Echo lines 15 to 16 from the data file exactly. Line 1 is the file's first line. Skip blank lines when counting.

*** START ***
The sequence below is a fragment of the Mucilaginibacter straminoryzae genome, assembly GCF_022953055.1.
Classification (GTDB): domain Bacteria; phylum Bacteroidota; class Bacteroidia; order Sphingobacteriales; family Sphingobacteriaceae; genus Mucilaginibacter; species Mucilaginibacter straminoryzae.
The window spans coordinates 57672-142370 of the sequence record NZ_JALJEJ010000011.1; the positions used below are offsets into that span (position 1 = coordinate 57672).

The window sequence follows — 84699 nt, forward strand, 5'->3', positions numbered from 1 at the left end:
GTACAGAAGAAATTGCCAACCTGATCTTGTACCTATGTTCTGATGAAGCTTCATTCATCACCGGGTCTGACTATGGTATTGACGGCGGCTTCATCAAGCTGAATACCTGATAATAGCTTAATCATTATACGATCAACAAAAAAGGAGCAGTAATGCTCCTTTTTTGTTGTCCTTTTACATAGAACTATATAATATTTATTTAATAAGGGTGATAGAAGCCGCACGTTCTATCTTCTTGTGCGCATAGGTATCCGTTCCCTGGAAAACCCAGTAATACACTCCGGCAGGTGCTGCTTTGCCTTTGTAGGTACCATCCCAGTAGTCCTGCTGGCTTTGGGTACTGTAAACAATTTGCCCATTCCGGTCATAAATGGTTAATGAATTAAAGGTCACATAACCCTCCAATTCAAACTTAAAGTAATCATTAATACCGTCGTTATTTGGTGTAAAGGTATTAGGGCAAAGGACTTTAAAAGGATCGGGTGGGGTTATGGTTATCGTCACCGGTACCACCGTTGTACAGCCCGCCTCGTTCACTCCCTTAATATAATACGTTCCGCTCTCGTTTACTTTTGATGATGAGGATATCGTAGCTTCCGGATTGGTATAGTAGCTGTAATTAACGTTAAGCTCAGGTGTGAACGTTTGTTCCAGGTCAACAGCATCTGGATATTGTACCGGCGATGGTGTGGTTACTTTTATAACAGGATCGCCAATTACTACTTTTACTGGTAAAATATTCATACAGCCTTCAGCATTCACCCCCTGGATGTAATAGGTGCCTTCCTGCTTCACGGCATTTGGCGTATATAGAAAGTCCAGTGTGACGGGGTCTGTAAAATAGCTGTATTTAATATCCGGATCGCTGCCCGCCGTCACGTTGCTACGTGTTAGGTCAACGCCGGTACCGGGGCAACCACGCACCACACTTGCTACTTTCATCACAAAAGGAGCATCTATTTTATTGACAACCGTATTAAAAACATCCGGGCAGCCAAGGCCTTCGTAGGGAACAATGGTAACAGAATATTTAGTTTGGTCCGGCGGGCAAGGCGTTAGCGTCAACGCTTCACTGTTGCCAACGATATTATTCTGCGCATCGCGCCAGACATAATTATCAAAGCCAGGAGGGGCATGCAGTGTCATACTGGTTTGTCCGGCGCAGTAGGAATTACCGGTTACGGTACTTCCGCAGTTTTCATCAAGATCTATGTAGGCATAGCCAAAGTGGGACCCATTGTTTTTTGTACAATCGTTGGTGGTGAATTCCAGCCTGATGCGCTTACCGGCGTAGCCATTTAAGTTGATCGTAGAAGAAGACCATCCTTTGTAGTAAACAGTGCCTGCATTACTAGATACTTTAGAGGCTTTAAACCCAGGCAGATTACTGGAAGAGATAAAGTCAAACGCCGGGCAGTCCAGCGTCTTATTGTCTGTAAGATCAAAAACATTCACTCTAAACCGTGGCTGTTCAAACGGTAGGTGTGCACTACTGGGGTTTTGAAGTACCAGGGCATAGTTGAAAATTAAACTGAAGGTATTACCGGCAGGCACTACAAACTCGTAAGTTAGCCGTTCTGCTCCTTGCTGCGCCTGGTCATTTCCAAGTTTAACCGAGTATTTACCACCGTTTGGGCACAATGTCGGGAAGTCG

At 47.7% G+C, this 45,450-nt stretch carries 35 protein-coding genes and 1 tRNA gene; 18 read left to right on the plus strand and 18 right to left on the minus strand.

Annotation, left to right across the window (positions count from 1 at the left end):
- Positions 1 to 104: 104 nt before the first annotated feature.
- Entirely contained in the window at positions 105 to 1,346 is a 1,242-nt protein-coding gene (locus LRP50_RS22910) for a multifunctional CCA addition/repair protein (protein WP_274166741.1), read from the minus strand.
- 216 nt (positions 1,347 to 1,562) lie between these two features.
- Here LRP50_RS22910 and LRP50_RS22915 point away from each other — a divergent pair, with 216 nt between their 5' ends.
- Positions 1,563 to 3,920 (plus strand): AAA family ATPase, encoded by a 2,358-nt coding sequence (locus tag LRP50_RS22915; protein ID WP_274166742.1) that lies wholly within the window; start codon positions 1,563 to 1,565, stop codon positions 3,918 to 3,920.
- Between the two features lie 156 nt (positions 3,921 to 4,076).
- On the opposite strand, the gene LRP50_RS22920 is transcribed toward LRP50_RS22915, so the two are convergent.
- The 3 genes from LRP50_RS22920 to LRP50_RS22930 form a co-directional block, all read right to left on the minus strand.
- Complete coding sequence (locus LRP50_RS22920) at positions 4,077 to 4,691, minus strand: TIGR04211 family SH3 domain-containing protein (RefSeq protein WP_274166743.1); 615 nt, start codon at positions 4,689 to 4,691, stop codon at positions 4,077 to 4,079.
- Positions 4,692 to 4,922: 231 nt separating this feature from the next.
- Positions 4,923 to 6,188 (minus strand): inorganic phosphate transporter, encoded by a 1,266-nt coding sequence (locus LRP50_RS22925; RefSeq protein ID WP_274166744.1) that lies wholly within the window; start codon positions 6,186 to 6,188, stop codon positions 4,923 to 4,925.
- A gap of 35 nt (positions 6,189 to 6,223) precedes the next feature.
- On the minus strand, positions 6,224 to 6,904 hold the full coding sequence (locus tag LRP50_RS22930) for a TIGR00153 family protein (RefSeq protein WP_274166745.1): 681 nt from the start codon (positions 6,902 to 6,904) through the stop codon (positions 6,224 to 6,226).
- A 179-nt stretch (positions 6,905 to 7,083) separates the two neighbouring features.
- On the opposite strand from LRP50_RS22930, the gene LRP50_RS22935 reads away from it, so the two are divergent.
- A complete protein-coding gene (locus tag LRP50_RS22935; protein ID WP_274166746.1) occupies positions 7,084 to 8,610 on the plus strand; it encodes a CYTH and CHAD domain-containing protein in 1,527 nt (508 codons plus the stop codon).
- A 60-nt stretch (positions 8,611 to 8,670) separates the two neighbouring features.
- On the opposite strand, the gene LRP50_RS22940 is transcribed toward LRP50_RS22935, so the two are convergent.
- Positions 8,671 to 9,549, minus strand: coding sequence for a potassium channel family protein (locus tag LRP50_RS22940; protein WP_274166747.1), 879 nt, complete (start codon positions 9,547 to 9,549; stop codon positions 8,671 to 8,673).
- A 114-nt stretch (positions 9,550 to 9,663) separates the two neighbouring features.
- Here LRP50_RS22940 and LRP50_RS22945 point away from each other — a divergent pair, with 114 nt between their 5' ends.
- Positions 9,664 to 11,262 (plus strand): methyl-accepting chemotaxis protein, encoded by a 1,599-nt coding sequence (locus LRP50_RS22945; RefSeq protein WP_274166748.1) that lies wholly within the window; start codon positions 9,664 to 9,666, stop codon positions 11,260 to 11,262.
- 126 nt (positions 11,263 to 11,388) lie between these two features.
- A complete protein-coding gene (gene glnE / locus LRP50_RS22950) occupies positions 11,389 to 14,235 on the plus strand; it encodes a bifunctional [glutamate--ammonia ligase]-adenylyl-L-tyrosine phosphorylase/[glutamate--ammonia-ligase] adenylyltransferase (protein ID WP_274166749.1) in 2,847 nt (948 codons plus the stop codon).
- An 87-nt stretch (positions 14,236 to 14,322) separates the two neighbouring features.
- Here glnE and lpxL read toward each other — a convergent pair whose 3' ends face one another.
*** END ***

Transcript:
- The 3 genes from LRP50_RS22920 to LRP50_RS22930 form a co-directional block, all read right to left on the minus strand.
- Complete coding sequence (locus LRP50_RS22920) at positions 4,077 to 4,691, minus strand: TIGR04211 family SH3 domain-containing protein (RefSeq protein WP_274166743.1); 615 nt, start codon at positions 4,689 to 4,691, stop codon at positions 4,077 to 4,079.